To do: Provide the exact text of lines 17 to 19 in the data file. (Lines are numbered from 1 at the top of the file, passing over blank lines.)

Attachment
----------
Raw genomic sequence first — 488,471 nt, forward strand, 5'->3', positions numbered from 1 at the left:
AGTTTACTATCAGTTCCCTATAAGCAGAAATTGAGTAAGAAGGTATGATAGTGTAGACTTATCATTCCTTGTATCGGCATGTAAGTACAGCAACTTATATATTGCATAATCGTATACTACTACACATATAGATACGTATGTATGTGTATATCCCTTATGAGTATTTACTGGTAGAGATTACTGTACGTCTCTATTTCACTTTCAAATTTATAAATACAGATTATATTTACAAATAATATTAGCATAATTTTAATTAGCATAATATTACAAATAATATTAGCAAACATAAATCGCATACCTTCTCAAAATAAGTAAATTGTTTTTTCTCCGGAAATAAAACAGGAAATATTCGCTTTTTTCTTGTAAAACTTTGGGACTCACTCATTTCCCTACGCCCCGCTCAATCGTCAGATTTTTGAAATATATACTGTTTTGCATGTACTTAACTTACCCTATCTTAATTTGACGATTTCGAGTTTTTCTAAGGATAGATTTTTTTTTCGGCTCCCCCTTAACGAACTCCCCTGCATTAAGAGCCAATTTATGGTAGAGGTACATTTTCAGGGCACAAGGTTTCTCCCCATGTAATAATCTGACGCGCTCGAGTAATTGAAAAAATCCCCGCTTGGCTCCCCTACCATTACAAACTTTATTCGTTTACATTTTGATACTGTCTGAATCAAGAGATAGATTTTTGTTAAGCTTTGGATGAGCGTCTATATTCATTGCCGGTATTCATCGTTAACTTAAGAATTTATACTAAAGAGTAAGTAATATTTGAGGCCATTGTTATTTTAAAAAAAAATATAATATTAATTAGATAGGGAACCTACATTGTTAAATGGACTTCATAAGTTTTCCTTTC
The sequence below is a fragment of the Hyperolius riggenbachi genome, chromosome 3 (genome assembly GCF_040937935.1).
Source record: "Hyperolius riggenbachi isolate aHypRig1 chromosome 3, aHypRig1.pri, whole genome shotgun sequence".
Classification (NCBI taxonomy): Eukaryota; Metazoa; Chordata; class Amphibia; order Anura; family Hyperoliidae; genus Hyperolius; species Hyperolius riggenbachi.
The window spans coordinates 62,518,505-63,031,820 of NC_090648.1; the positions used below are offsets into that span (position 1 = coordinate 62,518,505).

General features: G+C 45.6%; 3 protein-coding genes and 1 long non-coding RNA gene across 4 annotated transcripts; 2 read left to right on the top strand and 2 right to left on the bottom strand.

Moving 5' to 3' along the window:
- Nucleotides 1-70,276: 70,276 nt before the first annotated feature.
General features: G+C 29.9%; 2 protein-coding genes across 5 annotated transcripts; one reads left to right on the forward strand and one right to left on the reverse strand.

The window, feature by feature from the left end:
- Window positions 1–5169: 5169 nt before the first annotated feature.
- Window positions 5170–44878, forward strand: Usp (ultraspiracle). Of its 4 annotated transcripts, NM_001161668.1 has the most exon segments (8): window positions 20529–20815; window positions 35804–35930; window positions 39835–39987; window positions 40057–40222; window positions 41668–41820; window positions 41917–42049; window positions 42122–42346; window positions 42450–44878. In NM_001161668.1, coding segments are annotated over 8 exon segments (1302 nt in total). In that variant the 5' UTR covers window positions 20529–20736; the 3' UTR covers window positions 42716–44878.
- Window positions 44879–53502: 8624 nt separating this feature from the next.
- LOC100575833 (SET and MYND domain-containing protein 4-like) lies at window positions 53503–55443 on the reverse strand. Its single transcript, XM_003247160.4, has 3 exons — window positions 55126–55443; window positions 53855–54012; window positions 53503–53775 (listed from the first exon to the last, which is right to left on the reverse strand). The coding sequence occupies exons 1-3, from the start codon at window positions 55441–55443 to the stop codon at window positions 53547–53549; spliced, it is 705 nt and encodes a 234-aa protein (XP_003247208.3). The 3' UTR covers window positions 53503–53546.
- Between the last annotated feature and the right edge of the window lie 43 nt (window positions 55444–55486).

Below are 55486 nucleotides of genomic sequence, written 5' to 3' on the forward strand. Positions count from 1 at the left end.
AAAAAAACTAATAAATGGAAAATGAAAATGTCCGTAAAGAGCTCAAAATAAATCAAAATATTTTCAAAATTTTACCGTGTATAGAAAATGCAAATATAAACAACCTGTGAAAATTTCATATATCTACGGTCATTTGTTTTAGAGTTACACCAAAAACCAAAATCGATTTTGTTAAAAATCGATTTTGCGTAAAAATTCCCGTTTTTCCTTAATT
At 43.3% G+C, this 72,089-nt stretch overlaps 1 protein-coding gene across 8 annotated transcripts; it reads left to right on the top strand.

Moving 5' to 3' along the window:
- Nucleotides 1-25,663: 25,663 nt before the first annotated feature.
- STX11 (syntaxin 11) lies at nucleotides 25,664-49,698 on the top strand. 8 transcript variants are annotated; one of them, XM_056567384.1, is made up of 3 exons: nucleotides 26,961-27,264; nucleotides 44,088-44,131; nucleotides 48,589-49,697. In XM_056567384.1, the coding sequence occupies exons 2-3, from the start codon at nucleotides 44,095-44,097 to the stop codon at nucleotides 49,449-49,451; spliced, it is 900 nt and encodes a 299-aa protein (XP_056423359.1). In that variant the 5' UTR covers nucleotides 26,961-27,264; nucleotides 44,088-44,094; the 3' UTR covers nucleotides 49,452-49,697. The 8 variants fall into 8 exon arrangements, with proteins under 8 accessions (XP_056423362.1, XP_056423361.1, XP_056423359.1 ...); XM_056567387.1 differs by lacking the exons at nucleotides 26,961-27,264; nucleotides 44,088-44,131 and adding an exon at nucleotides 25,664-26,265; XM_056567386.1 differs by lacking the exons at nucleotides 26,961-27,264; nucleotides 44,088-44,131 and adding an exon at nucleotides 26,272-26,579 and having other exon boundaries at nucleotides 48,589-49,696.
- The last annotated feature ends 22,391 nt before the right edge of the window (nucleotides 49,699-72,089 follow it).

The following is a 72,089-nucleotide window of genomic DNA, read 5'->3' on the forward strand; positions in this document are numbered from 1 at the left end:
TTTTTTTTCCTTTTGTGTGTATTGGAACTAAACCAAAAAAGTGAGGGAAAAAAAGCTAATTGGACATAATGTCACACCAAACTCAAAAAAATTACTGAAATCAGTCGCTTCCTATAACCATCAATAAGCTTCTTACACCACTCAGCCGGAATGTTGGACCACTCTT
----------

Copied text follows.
Below are 55486 nucleotides of genomic sequence, written 5' to 3' on the forward strand. Positions count from 1 at the left end.
AAAAAAACTAATAAATGGAAAATGAAAATGTCCGTAAAGAGCTCAAAATAAATCAAAATATTTTCAAAATTTTACCGTGTATAGAAAATGCAAATATAAACAACCTGTGAAAATTTCATATATCTACGGTCATTTGTTTTAGAGTTACACCAAAAACCAAAATCGATTTTGTTAAAAATCGATTTTGCGTAAAAATTCCCGTTTTTCCTTAATT
At 43.3% G+C, this 72,089-nt stretch overlaps 1 protein-coding gene across 8 annotated transcripts; it reads left to right on the top strand.